Belgium gets rid of sick note for one-day absence

Belgium gets rid of sick note for one-day absence
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The Federal Government has decided to abolish the need to submit a sick note when an employee is absent from work due to illness for just one day, as part of its ongoing budget discussions.

So far, individual companies could decide whether or not to ask for a sick note for a one-day absence. This measure will now be extended more generally although it will not apply to SMEs (businesses with 250 or fewer employees) as someone taking a day off can have major consequences for these businesses.

An electronic certificate will also be introduced, allowing doctors to inform health insurance companies about what someone who has been ill for a longer period can still do.

In the long run, it is hoped that this reform will be extended so the certificate can also be sent to the employer but the government has not yet approved this change, according to reports from De Standaard.

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Ahead of this reform being approved, employers spoke out against it, fearing that it would spark a “Monday morning sickness” trend and pointing out that people could use the mechanism to pretend to be sick in order to prolong the weekend a little bit.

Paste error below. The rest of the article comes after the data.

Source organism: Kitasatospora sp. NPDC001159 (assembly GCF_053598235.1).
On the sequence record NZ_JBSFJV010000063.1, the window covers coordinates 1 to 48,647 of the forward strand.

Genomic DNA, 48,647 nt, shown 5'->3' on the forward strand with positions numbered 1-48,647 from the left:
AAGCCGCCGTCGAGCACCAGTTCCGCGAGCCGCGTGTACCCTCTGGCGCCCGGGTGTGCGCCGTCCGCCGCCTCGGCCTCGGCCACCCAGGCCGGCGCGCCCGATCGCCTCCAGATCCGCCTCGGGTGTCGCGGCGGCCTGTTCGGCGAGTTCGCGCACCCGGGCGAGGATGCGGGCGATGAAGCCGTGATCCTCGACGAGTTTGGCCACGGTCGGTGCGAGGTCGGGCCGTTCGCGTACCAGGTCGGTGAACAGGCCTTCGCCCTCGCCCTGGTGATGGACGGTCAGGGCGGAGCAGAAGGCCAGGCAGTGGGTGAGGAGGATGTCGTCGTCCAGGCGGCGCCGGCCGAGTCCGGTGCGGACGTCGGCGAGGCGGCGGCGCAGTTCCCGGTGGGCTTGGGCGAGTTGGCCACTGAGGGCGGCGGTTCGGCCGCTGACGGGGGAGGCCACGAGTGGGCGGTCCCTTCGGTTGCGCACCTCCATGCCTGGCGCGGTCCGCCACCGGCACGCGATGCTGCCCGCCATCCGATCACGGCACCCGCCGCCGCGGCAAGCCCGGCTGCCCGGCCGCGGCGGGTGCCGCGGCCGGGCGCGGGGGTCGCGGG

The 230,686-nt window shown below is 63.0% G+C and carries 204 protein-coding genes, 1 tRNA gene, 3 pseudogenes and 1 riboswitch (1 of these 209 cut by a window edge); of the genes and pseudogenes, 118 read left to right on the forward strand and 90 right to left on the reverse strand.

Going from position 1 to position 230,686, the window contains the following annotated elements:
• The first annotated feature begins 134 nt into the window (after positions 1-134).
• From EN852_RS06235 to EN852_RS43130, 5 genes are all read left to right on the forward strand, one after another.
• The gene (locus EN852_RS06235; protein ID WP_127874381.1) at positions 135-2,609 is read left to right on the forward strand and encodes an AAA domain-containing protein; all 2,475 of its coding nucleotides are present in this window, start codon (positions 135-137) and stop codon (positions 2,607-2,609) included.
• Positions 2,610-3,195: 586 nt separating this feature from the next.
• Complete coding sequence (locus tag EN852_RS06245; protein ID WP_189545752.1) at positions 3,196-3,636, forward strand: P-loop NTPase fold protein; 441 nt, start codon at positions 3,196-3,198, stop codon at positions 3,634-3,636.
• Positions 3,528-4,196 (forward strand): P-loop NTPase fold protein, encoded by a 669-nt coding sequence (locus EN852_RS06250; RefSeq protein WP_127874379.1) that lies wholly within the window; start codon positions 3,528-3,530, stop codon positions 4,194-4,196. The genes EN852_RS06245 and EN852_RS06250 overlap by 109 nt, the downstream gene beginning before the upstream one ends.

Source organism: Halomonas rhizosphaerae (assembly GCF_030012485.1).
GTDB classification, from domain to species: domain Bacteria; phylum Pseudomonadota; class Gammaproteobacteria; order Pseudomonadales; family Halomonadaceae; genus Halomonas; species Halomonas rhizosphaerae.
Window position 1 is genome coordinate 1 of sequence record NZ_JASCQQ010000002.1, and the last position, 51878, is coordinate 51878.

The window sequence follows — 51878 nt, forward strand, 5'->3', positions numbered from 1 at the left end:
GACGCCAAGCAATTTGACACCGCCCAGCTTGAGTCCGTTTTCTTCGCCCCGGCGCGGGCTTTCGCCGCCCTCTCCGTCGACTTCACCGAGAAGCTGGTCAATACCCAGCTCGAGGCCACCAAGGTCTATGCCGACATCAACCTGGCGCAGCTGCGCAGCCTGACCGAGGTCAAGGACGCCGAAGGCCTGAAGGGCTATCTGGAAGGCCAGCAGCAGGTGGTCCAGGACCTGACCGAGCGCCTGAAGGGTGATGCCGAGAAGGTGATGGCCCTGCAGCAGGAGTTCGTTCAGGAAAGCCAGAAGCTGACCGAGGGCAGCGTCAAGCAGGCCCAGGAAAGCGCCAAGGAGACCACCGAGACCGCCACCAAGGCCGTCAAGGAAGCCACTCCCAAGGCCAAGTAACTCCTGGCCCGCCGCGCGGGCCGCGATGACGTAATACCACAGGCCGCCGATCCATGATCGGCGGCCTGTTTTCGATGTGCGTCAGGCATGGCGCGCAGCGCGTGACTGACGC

“The majority of employees take their responsibility. The bosses do know that,” employers’ organisation Unizo told Belga News Agency last week. “But there is a minority who cuts corners.”

To prevent this from happening, the Government has put a cap on the number of times someone can be off sick without providing a sick note. Those who are absent for longer than one day or are ill for one day more than three times a year will still have to submit a note.

Once the reform has been implemented for a longer period, there may also be an evaluation of the measure to ensure it is not being abused in this way.

Agreement reached

This decision was made during discussions for the 2022 budget agreement, which are expected to be finalised by Tuesday afternoon ahead of Prime Minister Alexander De Croo’s State of the Union speech in Parliament at 2:30 PM, which will include the main focus points.

De Croo’s cabinet has since confirmed to The Brussels Times that an agreement has been reached on the budget.

So far, it has been decided that the budget deficit will be reduced next year to -3.1% of Belgium’s GDP, as opposed to the current -5.4%, which means a combined effort of €2.4 billion euros and an overall increase in the balance of €10 billion in 2022.

Reportedly also included in the labour market reforms is the allowance for companies to reduce the set working week from five days to four.

Last-minute issues came up between French-speaking majority parties PS and MR about regulations regarding night work in e-commerce.


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